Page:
Fools' Ebony, Part the Sixth Dramatis Personae Prologue The Adventurer, A Dark Elf Rascal Komon, A Priest of Akatosh Lheban, Another Priest of Akatosh Epilogue Stete, A Priest of Julianos Raic, Another Priest of Julianos Shub, A Mage Shub, A Different Mage of the Same Name Nephron, A Somewhat Sleazy Merchant 5 Armorers Ortho Crunn, Husband of Millie A Lusty Contessa Millie, Innkeep and Philosopher Gurnsey, Bovine Wench Assorted Wenches and Cads of the Taverns Soldiers Dwarves Giants Daggerfall and Environs in the Doldrums of the 3rd Era Scene 1: In The Adventurer's suite at the Dead Daedra Inn. Enter Prologue, the Adventurer, and Ortho. Ortho climbs into bed. Prologue: Thank you for allowing us the time to change ÷the meager set, while our bard sang that old favorite, "Hail and Farewell." Now then, imagine, if you will, the luxuriant and langorous suite of that Dark Elven rogue, the Adventurer, at the Dead Daedra Inn. The time is shortly after the last scene, which if you've forgotten, ended with our hero and his partner-in-crime, Nephron, making some arrangements to swindle from the mages, priests, and armorers. All are interested in getting their hands on a lode of Fools' Ebony, a miraculous burning mineral, and the priests and mages each consider the Adventurer their ally. The Armorers know better and have assigned one of their apprentices, Ortho, to watch the Adventurer's movements. Now, as Ortho slumbers, the Adventurer has his first moment of peace in days. I should mention that in the interest of common decency, this scene has been abbreviated from the original by order of the Guild of Playwrites, Actors, and Dramatists. It now contains little material of relevance. A full copy may be obtained from the playwrite after the show for a mere 50 g.p. copying fee. Now is the time for poor Prologue to shuffle away. (Exit Prologue) (The Adventurer begins to get undressed) (Tap-tap at the door. Adventurer jumps, startled) (Snore ÷from Ortho) Adventurer: Who's there? I'm coming! (Opens door - carefully) (Enter Contessa) Adventurer: Er, well ... er ... Come In! Please. (The Adventuer steps back, tripping over his trousers around his ankles ...) Contessa So sorry to surprise you, but I thought that we might find something in common ... Oh! You poor man, you have a wound! Here, let me fix that bandage ... it looks very fresh. (Fixing bandage, properly this time) Adventurer: Well, I ... just opened it up again. Evening exercises, calisthenics, so on... Contessa: How did you get this cut - if you do not mind me asking? Adventurer: No, not at all. I was ... in a fight, earlier. These three crazy people jumped me. Contessa: Really? This cloth looks like part of a Mage's robe. Adventurer: Well, yes, two of them were Mages. Contessa: Oh My! You must have been very good, to defeat them. Adventurer: Oh, ah, well, I've been in one or two fights. Not to be rude, but who are you? Contessa: Oh, I am so sorry, I quite forgot the proper introductions. I am the Contessa Aveet Videspreed -- call me Ave. From the Court at Daggerfall. Adventurer (aside) By Oblivion, what now? Contessa: Here, help me off with this robe, these inn rooms are always ... so hot. And let me check that bandage again, poor man. Ooh, you are wearing an ebony belt of stamina, ÷and bracers of strength. Ooh, a bracelet of endurance. This is my lucky night. Adventurer (aside) Help. Contessa: Here, let me help you off with that old shirt - got to check you for any more cuts - they can go bad so easily, you know. Adventurer (aside) Well, its not the Armorers this time. Maybe my luck has turned. Contessa: Well, everything seems all right...very all right, in fact... Adventurer: Er...well, Ave - tell me about ... er ... yourself. Contessa: If you want - just for a bit - Adventurer: Here, have some wine ... Enter Prologue Prologue: Here our worthy playwrite's speech has been ÷heavily edited by the Guild of Playwrites, Actors, and Dramatists. I will endeavor to fill in those removed passages. I should first mention that the Contessa is not meant to be a relative of any noble currently in Castle Daggerfall. The Contessa Aveet regales the Adventurer with tales of the peculiar and hearty members of her royal family. She has many brothers and sisters. They are all very -- close. Contessa: I think I must have been a bastard. I was the only one with red hair, and an affinity for magicka. Everyone else tried to hide this skill of mine. I remember one spanking very well ... Prologue: The Contessa relates futher differences between her siblings. Contessa: While my sisters were learning to curtsey in ten different modes, and my brothers were learning flower-arranging, I used to sneak off into the woods or town. I soon learnt how to get what I wanted, from just about anyone. Just for example, there was this merchant who had three sons ... ÷ Prologue: The Contessa goes into detail about her training. Contessa: I became quite good at the school of illusion. You never noticed me, downstairs, did you?. I also learned how to use some weapons. Let me tell you how I learned hand-to-hand ... Prologue: The Contessa relates an amusing anecdote, and then continues. Contessa: And on bad days, I used to dig in my father's library. He had a marvelous collection of old texts. I was fascinated by Old Dwarvish, managed to learn it quite well, I think. Of course, no one has seen or spoken to one in years and years. So its probably perfectly useless knowledge. But I've always had an interest in collecting new knowledge. At the Mages Guild, they taught me an old High Elven tradition. You spread this potion all over your body ... Prologue: The Contessa relates her current state of boredom. Contessa: The life up at the Palace bores me so. My sisters ... Prologue: The Contessa's sisters are entertaining some visitors. Contessa: And my brothers are now studying Advanced Floral Theory, so I come down here, do a little ... er ... business. I keep all my relations supplied with their favourite vices -- so I can blackmail the whole rotten lot. Adventurer: But is'nt it dangerous, down here? Did I not hear that some young Contessa got killed, recently? Contessa: That little twit was my cousin, and as far as I'm concerned, she got what she deserved. She thought she could just borrow a maids dress, muss up her hair, and pass for s commoner. She was spotted the first minute she left the Palace gates. Now, I use illusion, craft, guile -- and I carry weaponry. By the way, that was a neat scheme you and Neph cooked up. Adventurer: Well, lets change the subject, can we? ... ÷Just what do you carry? I can't see anything ... like a weapon, I mean ... Contessa: Here, let me show you ... Adventurer: Oh my, those are nice ... knives... Contessa: And there're more ... Adventurer: Oh yes ... Contessa: But we don't need these silly nasty weapons now, do we? Adventurer: My, my -- now those are what I call weapons ... Oh yes ... heavy duty, high class ones too, my ... Contessa: I think its time that we put that ebony to the test ... to say nothing of your Mages Staff ... Prologue: At this point, extensive material has been removed. However, please remember that any scholar who truly wishes to peruse this material can obtain a copy for only 50 g.p. - hand-drawn illustrations are of course extra. ÷The Contessa, after a bit of fun, volunteers to be a part of the Adventurer's party to find the fools' ebony lode. I know, I know. It didn't make much sense in the original draft either, if you want to know the truth. (Exit Prologue) Adventurer: Sure you want to go out there in the wilds? Contessa: Oh, yes. I am so bored here. Well, not right here and now, but generally. And I can really be of assistance. I'm pretty good with woods survival, knife work, hand-to-hand ... and it gets cold out there at night, even for big ebony-wearing men like you ... Adventurer: All right, then. Do you know where and why we are going? Contessa: Oh, of course. It's all over Daggerfall. Everyone is watching and waiting to see what happens. There is even a lottery or two running ... Adventurer: On what ..? ÷ Contessa: Oh, your life. Adventurer: Oh dear Oh dear! Oh my! Contessa: Look, don't worry -- I know all about the double-dealings with mages, priests, merchants, those crude armorers. And I intend that we come out on top. I love being on top. With the goods and the profits. I'll have yet another vice to sell to my stupid relatives in their boring palaces. Adventurer: But won't it be us two against hordes? Contessa: Oh no. Most everyone is waiting here in town to see what and who comes back. And I will have a surprise arranged for our 'escorts' - Ortho included. Out in the wilderness, they can be dealt with easily. (Ortho snores) Adventurer: Tell me more. Contessa: Certainly. But first ... lets see how many ÷uses you have left in that ebony. Mmm, your Mages' Staff is in good shape ... (Enter Prologue) Prologue: Exactly. Sorry to interrupt again, but we're going to have to stop this scene right here. After a frenzied night comes the placid dawn, tripping onto the sky like a budding rose. And then another day doth dawn, and then another. Ten dawns and ten frenzied nights pass as our wily Adventurer, the wanton Contessa, the clever and naughty Nephron, the loutish Ortho, and an assemblage of randy armorers and backsliding maidens take to the road. Imagine now that we are in the wildy wilderness of High Rock near the Wrothgarian Mountains. Scene 2 (Enter Nephron and assorted lads and lasses) (Exit Prologue) Contessa: I do so love a bucolic frolic. Adventurer: It's getting pretty wild now. I guess the dangerous part is coming up tomorrow...? Contessa: Yes, one last stop tonight, at that old inn up here -- Minnie's Inn. Adventurer: Minnie's Inn? Oh, those two old scholars who gave it all up, came to run the inn out here. they must get all of two customers a year. Contessa: I think they like the solitude. It gives them time to study. They know a lot about old Dwarvish stuff -- get them started on that, they will wear you ears out. Adventurer: Er ... when does your surprise happen? I should probably know. Contessa: Don't fret, dear. At the Inn tonight. Just sit back and enjoy the show. (Enter Prologue) Prologue: Time passes, the carts roll, things happen in the ÷backs of the carts. And there are strange furtive movements unnoticed by all, on the high ridges around. When next we see our players, they are at Minnie's Inn, home of Minnie and Crunn, the philosopher- innkeeps. Imagine, if you will, the rather dusty dining room of Minnie's Inn. (Enter Minnie, Crunn, and Gurnsey) (Exit Prologue) (Gurnsey goes to Orthos' table with more ale for him. She sits down suddenly. She stares into Orthos' eyes, Ortho stares into hers. Mouths drop open.) Minnie: ... er ... Crunn ... Crunn: ... yes ... Minnie ... Minnie: ... I was thinking ... Crunn: ... yes, you were thinking, Minnie ... Minnie: ... er .... thinking ... Crunn: ... yes ...so was I .... Minnie: ... can't remember now ... Crunn: ... yes, Minnie ... Minnie ... Minnie: ... Yes ..? Crunn: ... Shut up ... Gurnsey and Ortho (Together): Moo ... oooh ... moo. Adventurer: Moo? Contessa: See, Adventurer, Ortho's fixed. Adventurer: Is he? Contessa: You just watch. Adventurer: And what about the other armorers? Contessa: Any minute now. (Ortho and serving girl arise, approach Adventurers' ÷table. The floor shakes.) Ortho: This Gurnsey. Ortho love Gurnsey, oooh. Gurnsey: Gurnsey love Ortho ... moo ... Ortho: We go get marry, we is. Adventurer: Well, congratulations! And that was a fine long speech, Ortho! Ortho: We go raise piggies. Gurnsey: Grows animals too, farmers be we. (Exit Ortho and Gurnsey) Adventurer: Extraordinary. Ave, I think that you must have been up here before. Contessa: Oh yes. I often come up here to get away from the Palace and talk dwarves with Minnie and Crunn. Adventurer: You mean that these two ancient ... er, Scholar-I nnKeeps can actually talk and about dwarves? (All but Adventurer, Contessa, Minnie, and Crunn fall asleep in their meat pies.) Contessa: Oh yes, you must just be very patient. But look over at our other escorts ... Adventurer: By the Lady! Contessa: Minnie was an Alchemist before she met Crunn, and knows a lot of old forgotten Dwarvish potions. Adventurer: But what do we do with the bodies? Contessa: Wait ... (Enter Major) Contessa: Adventurer, meet Major Bloodnok, head of my own ...private little bodyguard. He's been with me since I was a mere girl. Served me very well, haven't you, Major? Major: We give our all, milady. Adventurer: Pleased to meet you, Major. Contessa: How are my other men? Adventurer: (aside) Other men? (Enter Other Men in Khajiit suits) Major: All present and accounted for, milady. Had a spot of bother with what looked like a party of Merchants following you. But they are out of the picture now, down a ravine. Only one thing. Contessa: Yes? Major: Me and my men, we've been noticing sort of furtive movements, up on cliffs, on ridges -- always just out of the corners of our eyes. And we keep getting this feeling of being watched. Now, me and my men, we're the best but there's something out there. Don't like it, not one bit. Contessa: Oh Dear - and just when it was getting to be fun. Major: Its not anything human. Not Mages, Armorers, Priests. And its not the usual werewolves, harpies, orcs, ÷daedra. Nothing like that, not at all. Minnie: Dwarves! Crunn: Where? ... oh ... Minnie ... you mean ... up ... there ... here ... Minnie: ... Dwarves, up there ... Crunn: ... How exciting ... mmmm ... Minnie: ... There, there, Crunn, calm down ... just dwarves ... I knew that one day they would ... Crunn: ... Wake up ..? Minnie: ... Come back ... Crunn: ... But ... I didn't go anywhere ... Minnie: ... The dwarves, Crunn ... Crunn: ... Oooh ... Back ... So excited ... Dwarves! ... ÷oooh ... Contessa: Well Major, is it possible? Major: Anything's possible, especially up here. Dwarves? I don't know. Me and my men, we'll get rid of this lot. There's a good deep mine shaft out back. (Exit All, but the Adventurer and Contessa) Adventurer: Dwarves, Ave! Is that trouble? I mean, they sort of own all the ebony down here, don't they? Contessa: Maybe. I guess we just have to push on, see what develops. I can try to talk to them, maybe? Oh, and Adventurer, you'll have to drive the first cart. I'll take old Nephron's. We'll leave the other here -- Spares for later. Adventurer: What, no more bucolic frolics? Contessa: Sorry, but we've got to get to the site and out again before the weather goes bad. Adventurer: Can't your Major and his men, handle the carts? Contessa: Oh, no. They will cover us from all sides and make certain there are no surprises. Adventurer: Oh well. All good things end, I guess. Contessa: Not quite. If you have any charges left in your bracelets of endurance, we can go upstairs and see what develops. (Enter Prologue) Prologue: Well, I guess we all saw that coming. Scene 3 takes place some time later at the site. Flanked by the Major's men, the Adventurer and the Wanton Contessa successfully follow the map of the dear, departed mages. Imagine great veins of glistening ebonyesque material piercing the surface of the ground, and a nice warm fire of Fools Ebony where the Adventurer and the Contessa sprawl. To the west are signs that the weather is turning and the first major snowstorm of the year is coming. For some time, they ÷have been mining and the Adventurer is beginning to feel the strain of actual labor. (Exit Prologue) Scene 3 Adventurer: I've got blisters on my hands from shovelling that black rot, blisters on my rear from that cart bench, and we are running out of ale. My bracelet is running down and my fingers are getting frostbite. Contessa: What, your bracelet is running down? Oh, now that is serious. (Enter Major, running) Major: Dwarves! Milady, dwarves, dozens of the little buggers caught my men! I'm sorry, milady. (The Contessa jumps to her feet) Contessa: Major, get out of here now. If you get away, ÷you can maybe help us later. I'll try to talk to them. (Exit Major) (Enter Dwarves) Contessa: Hhjgys jjvvu klpss Jjqqx zzyzx. Dwarves (Together): Jjpoo Kalagloo gashnoo bibloo franoo Xxnadoo Contessa Jnik? Balpo? Dwarves (Together) Gabloo! Wazzikoo! Eppapupu! Contessa Glooky, glooky, glooky. Adventurer: Ave, whats going on? Contessa: Relax. I think I've impressed them by talking their language. I don't understand everything, but it seems that they have only just 'woken up' or something. And that they will not let us take any of this Fool's Ebony -- it's somehow related to the real stuff or something. And it really belongs to the Lords of Oblivion -- the Dwarves are ÷just care or something. Adventurer: Very interesting. Now, what about us? Contessa: I made a deal with them the only way I could see. I told them about Minnie and Crunn, how those two old ones know lots of dwarven tales and legends. The dwarves tells me that, having just 'woken up' or something, they want three things -- ale, women, and us to leave the Fools' Ebony alone. Adventurer: Ah, flog my log. Contessa: Well,I told them about all the ale down at Minnie's Inn. And about the 2 redheads there. They are going there, leaving right now. We may take one empty cart, 2 horses. And they will keep us guarded all the way there. They also said that they will -- I don't know how -- destroy all the Fool's Ebony here. It shouldn't be on the surface like this, they say. (aside) Dwarvish is a remarkably compact language. ÷ Adventurer: By the great roaring buttocks of Sheogorath! All these blisters and backache for nothing! Ah well. At least we are still alive. For now ... (Exeunt) (Enter Prologue) Prologue: Farnoo Lickety Kanoo Gadfloo. Oh, I'm terribly sorry. As Scene 4 begins, we are back at Minnie's Inn, where the dwarves appear to be on holiday. (Enter the Adventurer, the Wanton Contessa, Minnie, Crunn, and Dwarves) (Exit Prologue) Scene 4 Minnie: ... ga ... sszx ... spnoo? ... Crunn: ... glurky ... Dwarves (Together): Jotcha potchka lazzo lanni joopy hoopy qui me amat, amat et canem meam Adventurer: Ave, any ideas? I can't seem to work my magical items. And when the ale runs out ... Contessa: Your ebony material is useless against them. Dwarves fashion the ebony, so I guess they can suppress it or something. Don't worry - just think, these dwarves have been asleep or something for hundreds of years. And Minnie has a huge stock of ale. Not many customers come this way, and she knows how to salt the ale just right to keep from spoiling for decades. Adventurer Oh, that's why my tongue always looks like a chunk of leather after a pint or two. Contessa Dwarves apparently love ale. I expect them all to pass out in an hour or so. (Dwarves fall into comas) Contessa: If not sooner. Come on, Adventurer. Grab a sack and start collecting! When the dwarves wake up, they'll finish the ale, and then us. (The Wanton Contessa and Adventurer pillage the dwarves) Adventurer: South, as fast as our horses will take us in this weather. Contessa: If we make enough distance before they wake up, we'll be all right - I don't think that they will leave their precious mountains. I hope not. (Enter Prologue) Prologue: The wailing wintery wind whirls wickedly, wafts whipping, wading waist-high, oh never mind. The Adventurer and the Contessa get lost in the snow storm. Several days later, we find them desperate for warmth and exhausted. (Exit Prologue) Adventurer: The horses have had it. They can't go another step and its going to snow again. No ale left, and just one loaf. Contessa: It will have to do. ÷ (Suddenly, a party of giants leaps on our hero and heroine. But after some quick work with Bracers of Firestorm, really dead giants lie around in heaps) Adventurer: Anything left, Ave? Contessa: No, no more fire anything - just my daggers Adventurer: Same here, just a common shortsword. Curse Sheogorath for those dwarves! Those oafs chewed up our horses! Do you think the Major made it out? Contessa: If anyone can, it's him. Guess we'll find out in town. Interesting thought just occured to me. Don't giants hunt in several groups? Is that more I hear? (sound of grumbling and gargling offstage) Adventurer: Yes, there are more giants out there. Quick, Ave. Help me with this one. (The Adventurer starts to disembowel a giant's body) Contessa: What on Tamriel are you doing? This is not the ÷time for studying anatomy! Adventurer: Don't argue, climb inside! Contessa: Poppydash and Baldercock! Inside that smelly dead giant? My dear Adventurer, I'm a Lady. Adventurer: It's our only hope! The giant smell will hide our scent, and live giants never touch dead ones. Quick! (The Adventurer and the Contessa climb inside the steaming giant's body) Adventurer: Here, help me pull the skin shut - and try not to throw up. Don't make a sound. (Enter Prologue) Prologue: A few hour pass. (Exit Prologue) (The Adventurer and the Wanton Contessa poke their heads out of the giant's belly.) Adventurer: They've all left, but it's snowing hard. Definitely getting real cold. We better stay here. Contessa: It indeed is warm. Adventurer: It will keep us warm, safe from the storm and giants, for a day or soif we can stand the smell. Here, want some bread? (The Contessa falls victim to nausea) (Enter Prologue) Prologue: For this, the last scene of the play, please forgive us, but we need to change the set. Remove the "giant corpses" and whatnot. Please be patient while our bard performs the timeless classic "Whither Goest Thou?" (Bard plays "Whither Goest Thou?" If the scenarists take too long, he also plays "For Further Consideration.") Prologue: Ah, here we are, back at the Dead Daedra Inn. The Contessa and the Adventurer made it, after all. They had to ÷pay three times the normal rate, for they were very dirty and stinky. Now poor Prologue will bid you farewell, goodly people. Scene 6 Contessa: Thank the Gods for hot water and soap! I thought I would smell like a giant forever. Adventurer: Me too. Where did you go while I was bathing? And why no mages, priests, armorers, or merchants outside yelling for our blood? Contessa: I took a quick trip to the Palace. I've fixed it so some cousins have told the armorers and merchants that we don't have cartloads of the Fools' Ebony. Adventurer: Pity that that's actually true. Contessa: But at least no one's interested in us anymore. Seems that some priests turned up dead in an old temple, up on Edward's Mountain. They were found with some girl, all dead from 'bad green powder' or something. And ÷some old mages named Shub have gone missing ... Adventurer: Now then, what did you stuff in those sacks thats so important? Contessa: Here, dump them out, take a look. Adventurer: By the Gods, just look at that! Contessa: Yes, those dwarves were just loaded with ebony. Look. Rings, torcs, bracers, belts, helms All solid old ebony. Adventurer: And this stuff feels just loaded with magicka. Why, I bet that this ring alone has a thousand uses ... whatever it does. Contessa: Ooh! Look! Bracers of Extreme Endurance and a Belt of Strength! Put them on, Adventurer, let's celebrate! Adventurer (aside) Help! ÷ Enter Epilogue Epilogue: As I feared, all the loose threads of the play were ended by wholesale slaughter. More of the adventures of the Adventurer will follow, unless, of course, they don't. We thank you for your tempered patience. Don't forget to tip your worthy wenches on your way out this evening, and enjoy our bard's rendition of the Khajiiti classic, "It's A Matter of Luck." Goodnight. (Flourish) (Exeunt Omnes) barbed_wire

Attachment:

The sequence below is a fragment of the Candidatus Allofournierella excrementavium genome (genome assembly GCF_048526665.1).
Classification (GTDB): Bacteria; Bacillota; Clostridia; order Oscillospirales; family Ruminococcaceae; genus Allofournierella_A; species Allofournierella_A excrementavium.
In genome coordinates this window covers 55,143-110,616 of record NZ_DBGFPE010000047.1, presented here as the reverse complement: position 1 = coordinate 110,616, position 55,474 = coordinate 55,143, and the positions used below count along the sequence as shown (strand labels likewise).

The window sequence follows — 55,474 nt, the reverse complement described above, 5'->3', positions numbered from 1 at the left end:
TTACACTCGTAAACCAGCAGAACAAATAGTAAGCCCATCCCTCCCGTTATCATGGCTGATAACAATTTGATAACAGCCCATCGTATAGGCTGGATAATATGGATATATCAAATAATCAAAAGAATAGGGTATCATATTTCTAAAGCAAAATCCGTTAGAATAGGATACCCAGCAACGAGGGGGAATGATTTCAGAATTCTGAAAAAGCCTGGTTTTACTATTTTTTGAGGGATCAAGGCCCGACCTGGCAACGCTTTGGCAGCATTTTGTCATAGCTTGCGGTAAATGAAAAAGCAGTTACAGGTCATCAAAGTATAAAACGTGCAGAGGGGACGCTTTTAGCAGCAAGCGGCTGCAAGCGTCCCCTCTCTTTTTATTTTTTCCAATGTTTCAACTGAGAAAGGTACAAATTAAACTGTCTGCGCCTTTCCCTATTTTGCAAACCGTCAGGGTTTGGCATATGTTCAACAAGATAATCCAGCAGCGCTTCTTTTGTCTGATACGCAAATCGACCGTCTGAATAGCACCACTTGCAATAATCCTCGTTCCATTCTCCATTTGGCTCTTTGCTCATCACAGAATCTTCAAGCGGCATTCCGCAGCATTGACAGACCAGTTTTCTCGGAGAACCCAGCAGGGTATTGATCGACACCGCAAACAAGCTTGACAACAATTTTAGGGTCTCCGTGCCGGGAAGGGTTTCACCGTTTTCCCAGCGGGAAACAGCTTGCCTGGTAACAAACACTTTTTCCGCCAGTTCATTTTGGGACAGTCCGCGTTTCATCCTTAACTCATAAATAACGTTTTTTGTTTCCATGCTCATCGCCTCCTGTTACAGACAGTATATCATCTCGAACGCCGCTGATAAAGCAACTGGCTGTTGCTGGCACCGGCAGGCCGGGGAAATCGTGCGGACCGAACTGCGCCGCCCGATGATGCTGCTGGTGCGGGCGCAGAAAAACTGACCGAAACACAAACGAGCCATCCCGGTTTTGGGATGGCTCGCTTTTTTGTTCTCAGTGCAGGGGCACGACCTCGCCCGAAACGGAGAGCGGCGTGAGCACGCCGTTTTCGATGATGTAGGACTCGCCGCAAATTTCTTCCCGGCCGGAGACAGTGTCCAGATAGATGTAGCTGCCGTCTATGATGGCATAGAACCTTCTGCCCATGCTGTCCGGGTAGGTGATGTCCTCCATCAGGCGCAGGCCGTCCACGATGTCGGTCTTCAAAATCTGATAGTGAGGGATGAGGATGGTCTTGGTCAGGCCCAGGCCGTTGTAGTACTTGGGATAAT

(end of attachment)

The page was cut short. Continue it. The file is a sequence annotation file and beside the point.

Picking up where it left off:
Biography of Queen Barenziah, Vol. III